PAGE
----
More information on the use of population registers can be found in On the Move: Migration in an Italian Community, 1865-1921, published in Social Science History, authors: David I. Kertzer and Dennis Hogan.
"Each administratively defined houehold and each individual were to be continuously followed and their changing characteristics recorded. In the case of Casalecchio there was both a system of household folders and a system of individual registration cards with cross-reference to the successive household folders in which the individfual could be found through his or her time in the commune. Each resident of the commune thus had his or her own data card in the register, as well as appearing as an entry in the household folder in which he or she lived.
As part of the Italian population register system there were also separate immigration and emigration registers. Each person or family group who entered the commune had to register with the communal authorities, at which time a listing of the individuals was made and transcribed into a new population register entry. The inividual or family group was also listed alphabetically in a year-by-year index of immigrants. When a person emigrated, the commune of immigration was obligated to make a copy of the immigration certificate and send it to the commune from which the individual emigrated. These certificates formed the emigration register of that comune, and the information was used to provide a dated closure for the individual's population register entry. An alphabetically-ordered emigration index was also compiled."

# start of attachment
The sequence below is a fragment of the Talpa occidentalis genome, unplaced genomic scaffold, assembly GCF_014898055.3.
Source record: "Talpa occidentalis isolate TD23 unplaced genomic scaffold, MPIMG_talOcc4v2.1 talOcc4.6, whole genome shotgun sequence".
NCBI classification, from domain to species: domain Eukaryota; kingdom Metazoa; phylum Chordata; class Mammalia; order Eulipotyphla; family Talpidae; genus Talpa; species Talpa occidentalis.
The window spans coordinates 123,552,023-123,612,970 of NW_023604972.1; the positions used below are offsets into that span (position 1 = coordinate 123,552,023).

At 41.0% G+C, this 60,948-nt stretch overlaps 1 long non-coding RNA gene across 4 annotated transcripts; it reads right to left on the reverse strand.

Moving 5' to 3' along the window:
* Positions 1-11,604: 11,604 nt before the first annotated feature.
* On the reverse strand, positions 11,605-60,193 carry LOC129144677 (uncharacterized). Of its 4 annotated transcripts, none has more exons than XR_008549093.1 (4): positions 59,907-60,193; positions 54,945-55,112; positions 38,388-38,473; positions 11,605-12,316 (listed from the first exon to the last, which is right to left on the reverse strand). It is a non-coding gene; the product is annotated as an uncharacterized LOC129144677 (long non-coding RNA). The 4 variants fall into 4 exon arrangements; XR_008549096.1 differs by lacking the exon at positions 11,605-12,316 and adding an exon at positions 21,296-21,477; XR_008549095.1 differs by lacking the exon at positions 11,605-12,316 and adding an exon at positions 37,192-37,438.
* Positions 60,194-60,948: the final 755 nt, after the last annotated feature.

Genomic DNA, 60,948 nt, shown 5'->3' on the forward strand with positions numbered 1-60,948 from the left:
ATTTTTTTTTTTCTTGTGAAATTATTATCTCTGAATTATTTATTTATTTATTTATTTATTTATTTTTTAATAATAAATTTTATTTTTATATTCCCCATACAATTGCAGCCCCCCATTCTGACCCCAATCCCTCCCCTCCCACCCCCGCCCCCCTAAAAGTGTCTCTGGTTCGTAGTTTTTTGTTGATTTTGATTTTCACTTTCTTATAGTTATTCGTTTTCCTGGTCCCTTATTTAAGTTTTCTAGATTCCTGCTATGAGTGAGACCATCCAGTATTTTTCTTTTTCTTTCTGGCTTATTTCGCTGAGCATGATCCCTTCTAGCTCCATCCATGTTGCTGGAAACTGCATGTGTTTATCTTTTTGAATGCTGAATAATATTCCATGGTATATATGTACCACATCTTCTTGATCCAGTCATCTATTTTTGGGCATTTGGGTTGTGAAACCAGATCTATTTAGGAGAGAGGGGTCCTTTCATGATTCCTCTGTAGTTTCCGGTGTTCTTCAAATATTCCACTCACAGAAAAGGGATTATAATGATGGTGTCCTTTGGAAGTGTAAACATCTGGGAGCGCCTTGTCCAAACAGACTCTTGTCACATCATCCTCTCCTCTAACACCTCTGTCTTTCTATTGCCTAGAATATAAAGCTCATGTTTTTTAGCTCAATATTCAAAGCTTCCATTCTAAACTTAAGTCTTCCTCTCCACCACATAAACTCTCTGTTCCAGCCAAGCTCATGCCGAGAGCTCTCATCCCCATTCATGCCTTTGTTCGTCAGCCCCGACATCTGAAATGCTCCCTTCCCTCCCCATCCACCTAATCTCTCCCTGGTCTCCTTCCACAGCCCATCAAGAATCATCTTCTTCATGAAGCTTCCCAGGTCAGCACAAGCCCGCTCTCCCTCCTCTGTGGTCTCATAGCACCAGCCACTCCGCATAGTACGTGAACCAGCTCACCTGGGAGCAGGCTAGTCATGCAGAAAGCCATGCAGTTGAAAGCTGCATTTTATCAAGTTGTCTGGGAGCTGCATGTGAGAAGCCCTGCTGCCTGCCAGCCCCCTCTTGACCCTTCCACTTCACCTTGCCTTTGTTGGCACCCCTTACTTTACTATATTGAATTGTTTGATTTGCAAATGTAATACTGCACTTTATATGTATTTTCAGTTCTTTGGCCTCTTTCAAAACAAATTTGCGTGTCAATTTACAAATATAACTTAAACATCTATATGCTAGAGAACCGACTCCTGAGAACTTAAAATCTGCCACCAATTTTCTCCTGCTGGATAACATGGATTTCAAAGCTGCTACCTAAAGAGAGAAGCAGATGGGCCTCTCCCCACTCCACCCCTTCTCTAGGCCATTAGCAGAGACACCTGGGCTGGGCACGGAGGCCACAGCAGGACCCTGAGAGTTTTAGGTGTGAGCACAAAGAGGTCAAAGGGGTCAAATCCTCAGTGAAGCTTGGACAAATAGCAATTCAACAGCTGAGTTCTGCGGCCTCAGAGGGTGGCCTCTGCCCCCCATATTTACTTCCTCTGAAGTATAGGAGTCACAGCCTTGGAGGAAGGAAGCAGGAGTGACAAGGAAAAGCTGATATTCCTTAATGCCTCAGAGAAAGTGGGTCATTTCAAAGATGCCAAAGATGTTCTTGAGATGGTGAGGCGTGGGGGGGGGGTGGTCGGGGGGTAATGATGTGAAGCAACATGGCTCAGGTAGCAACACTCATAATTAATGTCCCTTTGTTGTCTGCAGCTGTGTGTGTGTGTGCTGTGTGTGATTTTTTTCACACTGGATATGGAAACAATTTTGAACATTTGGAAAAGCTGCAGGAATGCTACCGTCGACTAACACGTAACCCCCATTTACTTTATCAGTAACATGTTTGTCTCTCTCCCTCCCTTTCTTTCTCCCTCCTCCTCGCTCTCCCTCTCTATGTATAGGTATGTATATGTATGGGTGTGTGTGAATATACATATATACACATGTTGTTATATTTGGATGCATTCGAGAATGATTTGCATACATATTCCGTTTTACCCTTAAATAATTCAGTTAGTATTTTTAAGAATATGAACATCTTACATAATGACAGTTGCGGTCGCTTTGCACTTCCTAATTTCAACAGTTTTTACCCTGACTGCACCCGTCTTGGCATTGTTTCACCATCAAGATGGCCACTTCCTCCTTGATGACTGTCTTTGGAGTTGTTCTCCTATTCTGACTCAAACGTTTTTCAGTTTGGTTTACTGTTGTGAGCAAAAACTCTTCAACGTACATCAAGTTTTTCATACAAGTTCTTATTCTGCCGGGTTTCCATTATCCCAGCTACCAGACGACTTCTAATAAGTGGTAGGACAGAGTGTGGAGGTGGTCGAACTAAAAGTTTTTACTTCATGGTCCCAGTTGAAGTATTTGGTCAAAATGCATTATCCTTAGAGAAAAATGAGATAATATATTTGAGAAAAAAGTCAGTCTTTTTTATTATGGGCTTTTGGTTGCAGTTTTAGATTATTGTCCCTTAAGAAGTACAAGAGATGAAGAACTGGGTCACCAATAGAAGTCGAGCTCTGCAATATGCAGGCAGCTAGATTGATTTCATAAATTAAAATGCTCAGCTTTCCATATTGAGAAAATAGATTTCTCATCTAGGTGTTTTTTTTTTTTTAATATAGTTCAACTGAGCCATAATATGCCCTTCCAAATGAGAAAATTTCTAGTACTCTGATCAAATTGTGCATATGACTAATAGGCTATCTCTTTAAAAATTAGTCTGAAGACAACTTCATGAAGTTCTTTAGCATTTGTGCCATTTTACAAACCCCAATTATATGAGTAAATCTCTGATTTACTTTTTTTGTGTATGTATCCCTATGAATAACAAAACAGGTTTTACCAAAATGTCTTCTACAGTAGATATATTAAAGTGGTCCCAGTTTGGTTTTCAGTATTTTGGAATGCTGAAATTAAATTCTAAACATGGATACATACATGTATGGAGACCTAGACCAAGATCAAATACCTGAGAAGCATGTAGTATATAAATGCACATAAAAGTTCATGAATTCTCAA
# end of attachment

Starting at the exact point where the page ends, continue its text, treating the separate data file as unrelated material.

This gives us a more intimate look into the civil process regarding population registers, emigration, and immigration that no book on Italian research provides. It pays to look beyond the standard references when you are trying to more fully understand your ancestors lives and the evidence you find within the records.